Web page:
Jackie Farnsworth, representing the Valencia County Right to Life Chapter, presented a multipage petition she said contained more than 1,000 signatures of county residents in support of the ban.
The discussion item for the consideration of a “pain capable unborn child protection ordinance” was placed on the agenda by Valencia County Commissioner Lawrence Romero.
Farnsworth, a Los Lunas resident, said the chapter supported the ordinance. She said the idea to request the ordinance came after a meeting among the various state chapters about what the Right To Life organization could do to advise counties in regards to abortion.
“The Albuquerque ordinance came up,” Farnsworth said.
That ordinance, if approved, would prohibit a physician from performing an abortion if the fetus is determined to be 20 weeks or older, unless the woman’s life is at risk. The ordinance does not make exceptions for cases of rape, incest or viability of the fetus. Early voting in Albuquerque has begun in Tuesday’s special election.
“Albuquerque is one of three in cities in the nation that has late-term abortions. One website says they will provide abortions at 28 weeks or later, with cause,” Farnsworth said. “You have citizens right here in Valencia County born at 25 weeks. That is viability.
“What we were concerned about is there is a huge business in Albuquerque that people fly in, get on a shuttle to the clinic, for these procedures.”
Assuming the Albuquerque ban will pass, Farnsworth said that “huge business” will be looking to relocate to the next closest place to the airport — Valencia County, to the south.
“We would like to be proactive. I don’t know what you think about it but this is not the value that Valencia County people want,” she said.
Farnsworth said there have been cases where surgeons performing procedures in the womb have witnessed fetuses “flinch, jerk and recoil from sharp objects and incisions.”
She said, according to neurologists, studies show pain pathways are established at 20 weeks.
In January 1973, in the landmark case of Roe vs. Wade, the U.S. Supreme Court held that a woman’s right to an abortion fell within the right to privacy protected by the 14th Amendment.
The decision gave a woman a right to abortion during the entirety of the pregnancy and defined different levels of state interest for regulating abortion in the second and third trimesters.
Laura Schauer Ives, legal director of ACLU of New Mexico, said of all the courts that have reached the question of the constitutionality of 20-week bans, all have said such bans are unconstitutional.
“There have been various iterations of these bans and different problems with each one. The very basic problem the court has recognized is that in many instances, after 20 weeks, a woman and her physician can make a decision together regarding whether to terminate the pregnancy,” Schauer Ives said.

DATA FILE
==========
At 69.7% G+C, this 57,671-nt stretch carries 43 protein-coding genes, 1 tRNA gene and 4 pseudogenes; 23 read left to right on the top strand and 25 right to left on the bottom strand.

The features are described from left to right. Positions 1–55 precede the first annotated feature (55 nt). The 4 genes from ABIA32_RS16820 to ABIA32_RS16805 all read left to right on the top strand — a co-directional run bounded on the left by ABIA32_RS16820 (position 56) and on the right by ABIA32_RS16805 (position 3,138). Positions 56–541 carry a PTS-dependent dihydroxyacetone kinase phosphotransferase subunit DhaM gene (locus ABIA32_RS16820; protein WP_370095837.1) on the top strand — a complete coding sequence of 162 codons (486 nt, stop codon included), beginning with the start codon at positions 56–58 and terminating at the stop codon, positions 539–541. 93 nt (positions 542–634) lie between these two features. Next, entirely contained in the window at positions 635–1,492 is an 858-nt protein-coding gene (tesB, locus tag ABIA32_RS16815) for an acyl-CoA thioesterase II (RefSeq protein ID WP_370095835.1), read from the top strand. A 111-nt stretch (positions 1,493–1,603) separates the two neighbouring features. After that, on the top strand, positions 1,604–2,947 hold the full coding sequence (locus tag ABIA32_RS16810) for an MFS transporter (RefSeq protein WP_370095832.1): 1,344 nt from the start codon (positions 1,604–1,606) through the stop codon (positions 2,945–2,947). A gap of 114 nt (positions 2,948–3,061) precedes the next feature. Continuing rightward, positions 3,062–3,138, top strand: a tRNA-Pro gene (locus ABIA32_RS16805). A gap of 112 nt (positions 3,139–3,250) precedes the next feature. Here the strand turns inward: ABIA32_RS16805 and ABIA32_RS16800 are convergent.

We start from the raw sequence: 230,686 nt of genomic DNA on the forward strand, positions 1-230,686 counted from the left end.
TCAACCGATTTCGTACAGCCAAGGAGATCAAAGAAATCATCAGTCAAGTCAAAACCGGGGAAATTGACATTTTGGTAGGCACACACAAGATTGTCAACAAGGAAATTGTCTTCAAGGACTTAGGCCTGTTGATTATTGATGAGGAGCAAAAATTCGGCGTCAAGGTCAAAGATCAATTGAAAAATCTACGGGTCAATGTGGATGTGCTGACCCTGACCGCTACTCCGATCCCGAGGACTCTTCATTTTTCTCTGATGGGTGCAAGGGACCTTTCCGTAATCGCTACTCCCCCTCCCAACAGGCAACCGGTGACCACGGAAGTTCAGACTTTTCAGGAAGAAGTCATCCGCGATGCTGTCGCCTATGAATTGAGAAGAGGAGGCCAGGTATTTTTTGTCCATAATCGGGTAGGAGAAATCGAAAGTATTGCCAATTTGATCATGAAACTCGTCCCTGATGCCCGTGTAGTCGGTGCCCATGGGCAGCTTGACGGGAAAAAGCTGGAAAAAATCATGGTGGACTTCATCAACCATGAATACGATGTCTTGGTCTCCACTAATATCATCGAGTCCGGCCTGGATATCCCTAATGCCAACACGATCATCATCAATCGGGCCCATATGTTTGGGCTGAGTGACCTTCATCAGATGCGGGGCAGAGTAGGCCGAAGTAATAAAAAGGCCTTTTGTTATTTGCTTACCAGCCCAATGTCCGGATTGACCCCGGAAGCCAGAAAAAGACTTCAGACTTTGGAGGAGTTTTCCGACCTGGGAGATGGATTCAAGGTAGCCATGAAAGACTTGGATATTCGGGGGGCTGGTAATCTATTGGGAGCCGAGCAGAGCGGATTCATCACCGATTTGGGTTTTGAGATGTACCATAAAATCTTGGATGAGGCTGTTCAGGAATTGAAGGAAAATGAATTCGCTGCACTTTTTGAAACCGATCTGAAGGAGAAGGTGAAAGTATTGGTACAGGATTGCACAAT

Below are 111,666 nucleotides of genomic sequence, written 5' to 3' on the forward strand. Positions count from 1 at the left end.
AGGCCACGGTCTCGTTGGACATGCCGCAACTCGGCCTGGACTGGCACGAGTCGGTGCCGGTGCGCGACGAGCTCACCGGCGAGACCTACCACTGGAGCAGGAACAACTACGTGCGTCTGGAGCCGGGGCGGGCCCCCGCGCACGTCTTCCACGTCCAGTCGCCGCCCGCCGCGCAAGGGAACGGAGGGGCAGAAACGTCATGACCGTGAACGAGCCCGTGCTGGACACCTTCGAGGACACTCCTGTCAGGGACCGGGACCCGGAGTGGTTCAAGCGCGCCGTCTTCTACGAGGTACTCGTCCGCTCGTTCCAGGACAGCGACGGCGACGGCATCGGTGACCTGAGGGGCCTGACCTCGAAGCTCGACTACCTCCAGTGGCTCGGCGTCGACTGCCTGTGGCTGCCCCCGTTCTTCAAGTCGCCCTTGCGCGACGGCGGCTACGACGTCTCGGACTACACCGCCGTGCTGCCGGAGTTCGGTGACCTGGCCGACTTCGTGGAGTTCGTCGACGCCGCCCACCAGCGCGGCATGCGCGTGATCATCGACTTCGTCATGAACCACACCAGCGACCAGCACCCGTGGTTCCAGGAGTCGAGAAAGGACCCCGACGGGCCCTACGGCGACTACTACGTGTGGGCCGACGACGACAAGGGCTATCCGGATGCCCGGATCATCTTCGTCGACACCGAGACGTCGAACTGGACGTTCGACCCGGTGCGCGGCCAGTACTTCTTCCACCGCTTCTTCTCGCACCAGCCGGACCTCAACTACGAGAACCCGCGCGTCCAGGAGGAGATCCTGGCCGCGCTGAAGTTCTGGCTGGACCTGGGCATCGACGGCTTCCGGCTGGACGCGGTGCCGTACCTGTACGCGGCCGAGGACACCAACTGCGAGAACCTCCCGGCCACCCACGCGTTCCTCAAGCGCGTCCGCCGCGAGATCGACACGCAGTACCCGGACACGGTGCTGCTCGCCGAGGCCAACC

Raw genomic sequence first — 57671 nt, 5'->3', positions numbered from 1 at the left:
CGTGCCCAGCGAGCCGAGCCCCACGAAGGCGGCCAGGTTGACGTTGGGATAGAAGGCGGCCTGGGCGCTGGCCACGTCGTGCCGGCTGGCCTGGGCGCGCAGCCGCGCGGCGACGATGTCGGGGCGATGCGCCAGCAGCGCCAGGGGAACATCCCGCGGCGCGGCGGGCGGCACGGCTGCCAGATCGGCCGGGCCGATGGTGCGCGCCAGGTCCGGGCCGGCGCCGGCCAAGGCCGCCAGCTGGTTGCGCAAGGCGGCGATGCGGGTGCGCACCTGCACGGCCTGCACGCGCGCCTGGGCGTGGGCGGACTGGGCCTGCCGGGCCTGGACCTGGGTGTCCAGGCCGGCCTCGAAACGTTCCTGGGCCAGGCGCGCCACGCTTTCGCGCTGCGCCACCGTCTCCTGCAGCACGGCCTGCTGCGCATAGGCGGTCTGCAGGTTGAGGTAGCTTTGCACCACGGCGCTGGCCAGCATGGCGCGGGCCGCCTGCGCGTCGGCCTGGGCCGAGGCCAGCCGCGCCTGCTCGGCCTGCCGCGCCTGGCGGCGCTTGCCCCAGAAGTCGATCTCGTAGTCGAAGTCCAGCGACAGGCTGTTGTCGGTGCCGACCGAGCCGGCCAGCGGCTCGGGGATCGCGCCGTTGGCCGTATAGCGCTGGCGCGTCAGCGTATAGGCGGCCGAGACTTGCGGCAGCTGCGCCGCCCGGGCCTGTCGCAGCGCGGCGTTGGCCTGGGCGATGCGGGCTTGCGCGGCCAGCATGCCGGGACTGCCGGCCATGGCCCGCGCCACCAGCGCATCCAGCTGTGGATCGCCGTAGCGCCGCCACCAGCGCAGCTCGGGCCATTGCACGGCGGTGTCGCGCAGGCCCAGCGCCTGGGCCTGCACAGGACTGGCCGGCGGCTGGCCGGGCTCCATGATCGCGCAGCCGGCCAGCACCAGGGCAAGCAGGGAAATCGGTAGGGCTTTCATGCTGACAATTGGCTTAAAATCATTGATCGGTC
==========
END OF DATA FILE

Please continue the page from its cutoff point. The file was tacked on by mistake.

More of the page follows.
“A woman shouldn’t be denied basic health care or the opportunity to make the best decision for her circumstances because some politician disagrees with her decision.”
She continued, saying any limits on abortion must recognize “that private relation between a woman and her physician, and a woman’s privacy interest between a woman and her body. These ordinances do not.”
Schauer Ives said it is around 20 weeks when physicians get the results of testing for major fetal abnormalities.
“These kinds of abortions are rare. And on those rare occasions, families should get compassion and privacy, not government interference,” she said.
The ordinance, if approved, would only be effective in the unincorporated parts of Valencia County, exempting the municipalities. Under state statute, violation of a county ordinance is a misdemeanor, punishable by a $300 fine and/or 90 days in jail.
To continue with Farnsworth’s request, county attorney’s must draft an ordinance. It would then be placed on an agenda for approval to publish the title of the ordinance for two consecutive weeks.
After those two weeks, county attorney Adren Nance said the ordinance would be brought back before the commissioners for a public hearing. Once commissioners hear from residents at the hearing, the ordinance can be changed.
After the public hearing, the ordinance would be voted on by the five commissioners. If it is approved, it becomes law 30 days later.
Unlike the proposed ordinance in Albuquerque, an ordinance considered by the county won’t go out for a public vote, Nance said.
“In New Mexico, counties do not have a referendum process. Basically, the only way for an ordinance to happen is for this board to adopt one,” he said.
Farnsworth said the people who signed the petition were told there wouldn’t be a public vote.
Commissioner Romero asked the attorneys to move forward and draft a late-term abortion ordinance.
Valencia County does not have an abortion provider, late-term or otherwise.